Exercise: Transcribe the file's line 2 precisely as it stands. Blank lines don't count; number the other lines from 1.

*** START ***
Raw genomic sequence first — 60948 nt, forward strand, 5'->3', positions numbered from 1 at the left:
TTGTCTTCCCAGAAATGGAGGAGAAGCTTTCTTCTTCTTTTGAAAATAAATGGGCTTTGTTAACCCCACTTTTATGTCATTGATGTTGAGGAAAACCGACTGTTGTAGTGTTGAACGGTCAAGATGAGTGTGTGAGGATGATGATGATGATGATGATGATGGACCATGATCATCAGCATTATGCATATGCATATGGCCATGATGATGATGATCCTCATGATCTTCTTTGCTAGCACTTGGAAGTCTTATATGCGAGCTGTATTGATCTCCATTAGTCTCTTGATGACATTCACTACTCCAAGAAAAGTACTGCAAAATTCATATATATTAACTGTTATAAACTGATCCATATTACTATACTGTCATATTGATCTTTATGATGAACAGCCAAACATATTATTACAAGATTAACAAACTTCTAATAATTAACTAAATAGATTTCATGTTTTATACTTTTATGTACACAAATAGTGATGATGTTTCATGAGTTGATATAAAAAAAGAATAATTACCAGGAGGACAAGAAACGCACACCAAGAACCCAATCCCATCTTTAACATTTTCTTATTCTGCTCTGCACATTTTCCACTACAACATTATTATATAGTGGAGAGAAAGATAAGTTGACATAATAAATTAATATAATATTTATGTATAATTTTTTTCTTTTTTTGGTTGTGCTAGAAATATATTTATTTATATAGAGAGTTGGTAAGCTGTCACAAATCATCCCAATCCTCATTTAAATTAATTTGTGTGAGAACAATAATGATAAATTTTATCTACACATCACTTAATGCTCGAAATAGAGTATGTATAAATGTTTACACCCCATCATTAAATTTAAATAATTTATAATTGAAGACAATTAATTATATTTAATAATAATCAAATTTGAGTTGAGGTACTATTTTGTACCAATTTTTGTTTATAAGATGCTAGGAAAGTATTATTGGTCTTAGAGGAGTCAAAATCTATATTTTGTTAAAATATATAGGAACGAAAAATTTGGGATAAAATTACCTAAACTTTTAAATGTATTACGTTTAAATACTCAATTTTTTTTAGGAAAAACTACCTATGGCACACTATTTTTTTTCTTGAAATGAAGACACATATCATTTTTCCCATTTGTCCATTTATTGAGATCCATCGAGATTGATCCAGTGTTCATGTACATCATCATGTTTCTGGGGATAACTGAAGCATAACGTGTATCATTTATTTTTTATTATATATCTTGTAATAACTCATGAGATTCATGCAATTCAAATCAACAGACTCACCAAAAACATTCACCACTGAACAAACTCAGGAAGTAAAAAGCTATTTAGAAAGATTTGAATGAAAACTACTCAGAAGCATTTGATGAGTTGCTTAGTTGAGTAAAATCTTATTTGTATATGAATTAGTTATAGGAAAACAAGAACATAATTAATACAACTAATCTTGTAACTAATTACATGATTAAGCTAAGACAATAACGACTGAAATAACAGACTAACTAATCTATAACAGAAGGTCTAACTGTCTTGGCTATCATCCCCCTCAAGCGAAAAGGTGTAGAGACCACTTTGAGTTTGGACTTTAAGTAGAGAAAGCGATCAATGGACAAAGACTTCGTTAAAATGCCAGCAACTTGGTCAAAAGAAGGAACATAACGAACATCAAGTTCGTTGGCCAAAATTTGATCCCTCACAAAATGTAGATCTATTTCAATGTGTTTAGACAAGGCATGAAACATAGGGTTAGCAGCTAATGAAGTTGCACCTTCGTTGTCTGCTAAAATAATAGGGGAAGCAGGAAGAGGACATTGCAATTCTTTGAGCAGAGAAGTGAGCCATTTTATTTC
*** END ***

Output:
TTGTCTTCCCAGAAATGGAGGAGAAGCTTTCTTCTTCTTTTGAAAATAAATGGGCTTTGTTAACCCCACTTTTATGTCATTGATGTTGAGGAAAACCGACTGTTGTAGTGTTGAACGGTCAAGATGAGTGTGTGAGGATGATGATGATGATGATGATGATGGACCATGATCATCAGCATTATGCATATGCATATGGCCATGATGATGATGATCCTCATGATCTTCTTTGCTAGCACTTGGAAGTCTTATATGCGAGCTGTATTGATCTCCATTAGTCTCTTGATGACATTCACTACTCCAAGAAAAGTACTGCAAAATTCATATATATTAACTGTTATAAACTGATCCATATTACTATACTGTCATATTGATCTTTATGATGAACAGCCAAACATATTATTACAAGATTAACAAACTTCTAATAATTAACTAAATAGATTTCATGTTTTATACTTTTATGTACACAAATAGTGATGATGTTTCATGAGTTGATATAAAAAAAGAATAATTACCAGGAGGACAAGAAACGCACACCAAGAACCCAATCCCATCTTTAACATTTTCTTATTCTGCTCTGCACATTTTCCACTACAACATTATTATATAGTGGAGAGAAAGATAAGTTGACATAATAAATTAATATAATATTTATGTATAATTTTTTTCTTTTTTTGGTTGTGCTAGAAATATATTTATTTATATAGAGAGTTGGTAAGCTGTCACAAATCATCCCAATCCTCATTTAAATTAATTTGTGTGAGAACAATAATGATAAATTTTATCTACACATCACTTAATGCTCGAAATAGAGTATGTATAAATGTTTACACCCCATCATTAAATTTAAATAATTTATAATTGAAGACAATTAATTATATTTAATAATAATCAAATTTGAGTTGAGGTACTATTTTGTACCAATTTTTGTTTATAAGATGCTAGGAAAGTATTATTGGTCTTAGAGGAGTCAAAATCTATATTTTGTTAAAATATATAGGAACGAAAAATTTGGGATAAAATTACCTAAACTTTTAAATGTATTACGTTTAAATACTCAATTTTTTTTAGGAAAAACTACCTATGGCACACTATTTTTTTTCTTGAAATGAAGACACATATCATTTTTCCCATTTGTCCATTTATTGAGATCCATCGAGATTGATCCAGTGTTCATGTACATCATCATGTTTCTGGGGATAACTGAAGCATAACGTGTATCATTTATTTTTTATTATATATCTTGTAATAACTCATGAGATTCATGCAATTCAAATCAACAGACTCACCAAAAACATTCACCACTGAACAAACTCAGGAAGTAAAAAGCTATTTAGAAAGATTTGAATGAAAACTACTCAGAAGCATTTGATGAGTTGCTTAGTTGAGTAAAATCTTATTTGTATATGAATTAGTTATAGGAAAACAAGAACATAATTAATACAACTAATCTTGTAACTAATTACATGATTAAGCTAAGACAATAACGACTGAAATAACAGACTAACTAATCTATAACAGAAGGTCTAACTGTCTTGGCTATCATCCCCCTCAAGCGAAAAGGTGTAGAGACCACTTTGAGTTTGGACTTTAAGTAGAGAAAGCGATCAATGGACAAAGACTTCGTTAAAATGCCAGCAACTTGGTCAAAAGAAGGAACATAACGAACATCAAGTTCGTTGGCCAAAATTTGATCCCTCACAAAATGTAGATCTATTTCAATGTGTTTAGACAAGGCATGAAACATAGGGTTAGCAGCTAATGAAGTTGCACCTTCGTTGTCTGCTAAAATAATAGGGGAAGCAGGAAGAGGACATTGCAATTCTTTGAGCAGAGAAGTGAGCCATTTTATTTC